Report shows 44% of cities, town and villages did not meet long-standing reporting requirement
JEFFERSON CITY, Mo – Yesterday Missouri State Auditor Nicole Galloway issued her office’s monthly report on local governments who failed to meet financial reporting laws. Out of the 333 local governments with financial reports due last month, 44% failed to meet the deadline.
“I’m disappointed by the dismal success rate demonstrated by so many local governments who are failing to provide even the most basic information about their own financial management,” Auditor Galloway said. “These reporting requirements are not new and they are not complicated. When local governments can’t provide this essential information, they are failing to meet fundamental obligations to transparency and accountability in government.”
Cities, towns and villages in Missouri are required to file annual financial reports with the State Auditor within six months of the end of their fiscal year. The reports must include basic financial information, such as starting and ending account balances, the amount of money received and spent over the year, and property tax rates charged to citizens. State law has required this information be submitted to the State Auditor’s Office since at least 1965. This requirement is not to be confused with new reporting requirements enacted in 2015 as part of municipal court reform efforts, which are currently on hold pending legal review and action.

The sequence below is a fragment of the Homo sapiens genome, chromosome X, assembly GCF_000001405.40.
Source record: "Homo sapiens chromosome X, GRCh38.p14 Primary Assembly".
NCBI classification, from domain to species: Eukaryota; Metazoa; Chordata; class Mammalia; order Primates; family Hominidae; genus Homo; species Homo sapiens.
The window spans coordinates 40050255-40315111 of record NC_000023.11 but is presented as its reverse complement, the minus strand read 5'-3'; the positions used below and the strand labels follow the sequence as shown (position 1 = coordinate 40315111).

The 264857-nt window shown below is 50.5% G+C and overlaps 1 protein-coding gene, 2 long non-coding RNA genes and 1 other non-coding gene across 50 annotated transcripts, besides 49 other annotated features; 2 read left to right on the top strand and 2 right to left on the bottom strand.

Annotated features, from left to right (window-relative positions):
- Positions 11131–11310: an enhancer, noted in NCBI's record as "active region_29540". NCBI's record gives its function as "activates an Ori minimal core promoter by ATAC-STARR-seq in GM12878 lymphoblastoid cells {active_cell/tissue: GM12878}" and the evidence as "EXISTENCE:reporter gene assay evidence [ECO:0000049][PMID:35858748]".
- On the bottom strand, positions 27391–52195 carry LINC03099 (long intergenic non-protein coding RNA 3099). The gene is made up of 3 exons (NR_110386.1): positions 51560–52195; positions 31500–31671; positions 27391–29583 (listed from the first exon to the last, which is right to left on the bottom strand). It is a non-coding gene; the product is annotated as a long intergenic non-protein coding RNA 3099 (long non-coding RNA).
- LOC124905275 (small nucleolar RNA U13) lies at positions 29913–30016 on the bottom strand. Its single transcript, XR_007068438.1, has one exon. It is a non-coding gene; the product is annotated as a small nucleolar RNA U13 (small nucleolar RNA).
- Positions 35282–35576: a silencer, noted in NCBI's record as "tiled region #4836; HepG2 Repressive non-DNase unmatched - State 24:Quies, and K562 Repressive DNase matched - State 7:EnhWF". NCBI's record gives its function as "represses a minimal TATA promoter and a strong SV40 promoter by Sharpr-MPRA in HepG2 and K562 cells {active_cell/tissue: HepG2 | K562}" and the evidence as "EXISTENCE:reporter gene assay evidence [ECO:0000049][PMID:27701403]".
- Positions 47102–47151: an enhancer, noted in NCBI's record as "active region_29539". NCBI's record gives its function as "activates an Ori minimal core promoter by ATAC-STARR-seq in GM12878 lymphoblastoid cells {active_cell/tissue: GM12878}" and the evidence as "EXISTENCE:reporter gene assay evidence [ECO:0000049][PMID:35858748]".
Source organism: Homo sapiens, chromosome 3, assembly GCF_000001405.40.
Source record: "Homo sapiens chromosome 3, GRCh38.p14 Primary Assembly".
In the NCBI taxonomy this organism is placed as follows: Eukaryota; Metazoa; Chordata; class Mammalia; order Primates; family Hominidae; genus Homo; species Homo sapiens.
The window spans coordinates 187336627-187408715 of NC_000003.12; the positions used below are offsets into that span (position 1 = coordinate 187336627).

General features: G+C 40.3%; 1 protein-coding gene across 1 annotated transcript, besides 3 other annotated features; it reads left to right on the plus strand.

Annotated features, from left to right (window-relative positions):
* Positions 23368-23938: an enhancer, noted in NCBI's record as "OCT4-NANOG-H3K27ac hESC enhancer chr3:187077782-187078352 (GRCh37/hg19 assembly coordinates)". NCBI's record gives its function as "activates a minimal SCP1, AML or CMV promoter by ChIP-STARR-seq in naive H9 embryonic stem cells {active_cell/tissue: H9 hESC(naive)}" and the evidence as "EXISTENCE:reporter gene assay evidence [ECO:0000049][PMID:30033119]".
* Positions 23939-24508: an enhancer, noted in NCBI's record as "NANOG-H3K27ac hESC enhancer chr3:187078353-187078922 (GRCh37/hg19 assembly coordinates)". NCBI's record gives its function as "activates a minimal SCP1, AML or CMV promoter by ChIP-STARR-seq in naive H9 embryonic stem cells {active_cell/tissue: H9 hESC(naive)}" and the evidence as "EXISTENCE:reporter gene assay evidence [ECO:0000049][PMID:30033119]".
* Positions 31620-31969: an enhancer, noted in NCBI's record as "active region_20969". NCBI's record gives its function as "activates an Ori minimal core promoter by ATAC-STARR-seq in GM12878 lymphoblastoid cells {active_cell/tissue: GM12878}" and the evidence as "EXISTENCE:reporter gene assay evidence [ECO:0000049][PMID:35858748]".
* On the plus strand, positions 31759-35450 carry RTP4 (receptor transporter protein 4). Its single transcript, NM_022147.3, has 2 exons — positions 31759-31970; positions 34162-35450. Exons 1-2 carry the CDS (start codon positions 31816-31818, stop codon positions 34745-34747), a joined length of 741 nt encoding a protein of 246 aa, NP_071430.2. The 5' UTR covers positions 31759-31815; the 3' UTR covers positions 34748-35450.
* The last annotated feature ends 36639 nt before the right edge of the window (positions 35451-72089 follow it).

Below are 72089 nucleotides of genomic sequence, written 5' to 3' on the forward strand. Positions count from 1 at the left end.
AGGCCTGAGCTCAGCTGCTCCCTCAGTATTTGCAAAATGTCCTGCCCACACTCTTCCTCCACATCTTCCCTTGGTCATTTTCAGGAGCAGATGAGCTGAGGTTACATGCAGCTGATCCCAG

Auditor Galloway’s report includes filing statuses for the 259 cities, 5 towns and 69 villages whose financial reports were due by the end of December 2016. Of the 333 municipal governments included in this reporting period, 185 filed a completed annual financial report on time and 148 did not, for a success rate of 56 percent.
The report also includes information on other local governments that submitted financial reports or related documents to the State Auditor’s Office. Reports received are searchable online. Today’s full report is available online here.